Local elected officials urged the legislature to pass the Glick/Lanza speeding camera legislation. “I fully support efforts to bring speed cameras to the streets of New York City,” said City Council Transportation Committee chair James Vacca. “Some reports have suggested that drivers could speed every single day for 35 years without getting a ticket. That’s unacceptable. Drivers must know that we are here to protect the greater good, not their ability to use our city’s streets as their private speedways.”

  • Mike

    If you have to be doing 10 mph over the limit to get a ticket, doesn’t that make the speed limit a sociopathic 40 mph?  Unacceptable.

  • Joe R.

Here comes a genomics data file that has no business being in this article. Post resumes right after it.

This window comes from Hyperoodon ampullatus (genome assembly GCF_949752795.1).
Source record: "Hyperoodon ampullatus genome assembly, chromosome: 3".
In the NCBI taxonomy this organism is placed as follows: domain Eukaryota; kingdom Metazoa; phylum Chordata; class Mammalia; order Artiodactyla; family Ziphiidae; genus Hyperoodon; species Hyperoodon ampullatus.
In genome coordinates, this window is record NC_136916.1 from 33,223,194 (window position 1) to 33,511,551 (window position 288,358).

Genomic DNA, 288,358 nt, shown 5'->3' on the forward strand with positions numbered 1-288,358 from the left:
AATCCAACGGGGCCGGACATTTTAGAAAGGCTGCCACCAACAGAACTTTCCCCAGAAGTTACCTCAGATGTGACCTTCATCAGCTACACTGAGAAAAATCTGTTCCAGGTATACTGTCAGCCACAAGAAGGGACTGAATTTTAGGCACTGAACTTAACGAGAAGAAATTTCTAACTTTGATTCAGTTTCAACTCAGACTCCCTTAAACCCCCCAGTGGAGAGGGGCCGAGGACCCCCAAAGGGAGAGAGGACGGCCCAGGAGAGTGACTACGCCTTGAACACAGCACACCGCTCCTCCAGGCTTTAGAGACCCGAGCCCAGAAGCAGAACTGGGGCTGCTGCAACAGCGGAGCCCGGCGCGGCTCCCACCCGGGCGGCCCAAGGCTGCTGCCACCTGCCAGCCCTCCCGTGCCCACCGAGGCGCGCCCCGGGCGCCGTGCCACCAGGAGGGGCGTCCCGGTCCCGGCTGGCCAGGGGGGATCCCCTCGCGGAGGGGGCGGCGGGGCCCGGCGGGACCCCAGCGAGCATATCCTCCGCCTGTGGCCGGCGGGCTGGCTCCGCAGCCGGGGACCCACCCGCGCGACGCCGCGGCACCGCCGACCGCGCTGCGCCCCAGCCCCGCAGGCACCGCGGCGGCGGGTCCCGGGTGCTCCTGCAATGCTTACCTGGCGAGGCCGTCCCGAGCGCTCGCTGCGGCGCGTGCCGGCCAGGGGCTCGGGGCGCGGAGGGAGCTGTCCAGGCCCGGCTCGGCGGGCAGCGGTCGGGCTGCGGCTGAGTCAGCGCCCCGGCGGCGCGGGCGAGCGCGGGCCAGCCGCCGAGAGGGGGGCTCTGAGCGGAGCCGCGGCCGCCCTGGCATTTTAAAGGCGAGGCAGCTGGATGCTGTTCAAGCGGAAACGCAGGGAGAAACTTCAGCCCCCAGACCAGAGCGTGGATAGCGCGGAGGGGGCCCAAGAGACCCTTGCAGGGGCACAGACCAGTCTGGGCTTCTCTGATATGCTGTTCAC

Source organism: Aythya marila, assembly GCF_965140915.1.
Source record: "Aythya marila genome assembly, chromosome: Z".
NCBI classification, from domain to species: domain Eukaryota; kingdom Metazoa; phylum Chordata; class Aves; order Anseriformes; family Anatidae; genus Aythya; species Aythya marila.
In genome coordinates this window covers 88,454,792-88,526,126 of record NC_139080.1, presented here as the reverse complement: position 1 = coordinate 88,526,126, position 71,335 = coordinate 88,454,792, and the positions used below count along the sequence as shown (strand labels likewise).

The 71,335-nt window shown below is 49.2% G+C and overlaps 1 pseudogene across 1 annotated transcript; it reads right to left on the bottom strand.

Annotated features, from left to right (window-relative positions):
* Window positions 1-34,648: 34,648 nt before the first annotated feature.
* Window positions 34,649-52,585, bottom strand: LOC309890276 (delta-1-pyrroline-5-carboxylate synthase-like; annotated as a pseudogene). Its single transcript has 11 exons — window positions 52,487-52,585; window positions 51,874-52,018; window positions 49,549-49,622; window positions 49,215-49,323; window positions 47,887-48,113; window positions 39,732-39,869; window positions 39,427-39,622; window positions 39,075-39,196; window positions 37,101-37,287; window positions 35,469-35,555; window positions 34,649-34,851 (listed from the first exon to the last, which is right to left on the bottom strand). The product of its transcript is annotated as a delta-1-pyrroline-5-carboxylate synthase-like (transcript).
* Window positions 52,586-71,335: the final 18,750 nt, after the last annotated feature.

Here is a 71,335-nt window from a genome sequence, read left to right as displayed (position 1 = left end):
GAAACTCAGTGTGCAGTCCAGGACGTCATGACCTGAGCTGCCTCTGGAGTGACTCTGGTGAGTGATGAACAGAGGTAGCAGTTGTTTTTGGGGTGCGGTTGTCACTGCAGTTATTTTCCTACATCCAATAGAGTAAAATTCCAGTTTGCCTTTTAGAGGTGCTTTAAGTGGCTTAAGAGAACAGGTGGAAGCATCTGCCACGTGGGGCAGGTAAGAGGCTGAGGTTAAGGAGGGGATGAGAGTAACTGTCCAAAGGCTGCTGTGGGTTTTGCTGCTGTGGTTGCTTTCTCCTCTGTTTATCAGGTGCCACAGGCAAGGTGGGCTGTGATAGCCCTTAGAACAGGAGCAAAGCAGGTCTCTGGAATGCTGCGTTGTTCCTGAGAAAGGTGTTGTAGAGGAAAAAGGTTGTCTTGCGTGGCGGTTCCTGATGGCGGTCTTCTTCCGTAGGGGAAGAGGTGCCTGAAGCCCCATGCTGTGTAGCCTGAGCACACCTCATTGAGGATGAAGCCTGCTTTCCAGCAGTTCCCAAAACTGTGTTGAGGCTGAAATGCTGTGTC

Whether one thinks speed cameras are a good idea or a bad idea, I ultimately predict neither they nor red light cameras will pass constitutional muster. The reason here is similar to the reasoning against stopping someone without probable cause. In this case, the implicit assumption is if you pass a red light or drive above the speed limit then you WILL have a collision. This ignores the reality that the same driver who is legally judged competent enough to decide whether to proceed at a stop or yield sign does not suddenly lose that competence when faced with a red light. As applied to speed cameras, we’re assuming the driver lacks the facilities to judge what speed to proceed based on the road conditions. A century of data has shown otherwise. Drivers drive faster if the road is wider or straighter. It is incumbent upon the state then to engineer the road in such a manner that the majority of drivers don’t feel safer driving faster than whatever speed those in charge feel is appropriate for the area. Only after this is done would speed cameras pass constitutional muster, although frankly at that point they really wouldn’t be needed as few drivers would feel safe speeding. To put them on wide arterials where even 50 mph isn’t excessive for the conditions, or unsafe, falls into the category of stopping without probably cause. This isn’t to say 50 mph is an appropriate speed on local streets with pedestrians and cyclists. It isn’t. That means arterials with lanes wide enough for Interstate highways should be put on a road diet. I suspect the real attraction of speed light cameras proponents isn’t safety but the possibility of lots of revenue. Road diets work far better, but they don’t bring in money.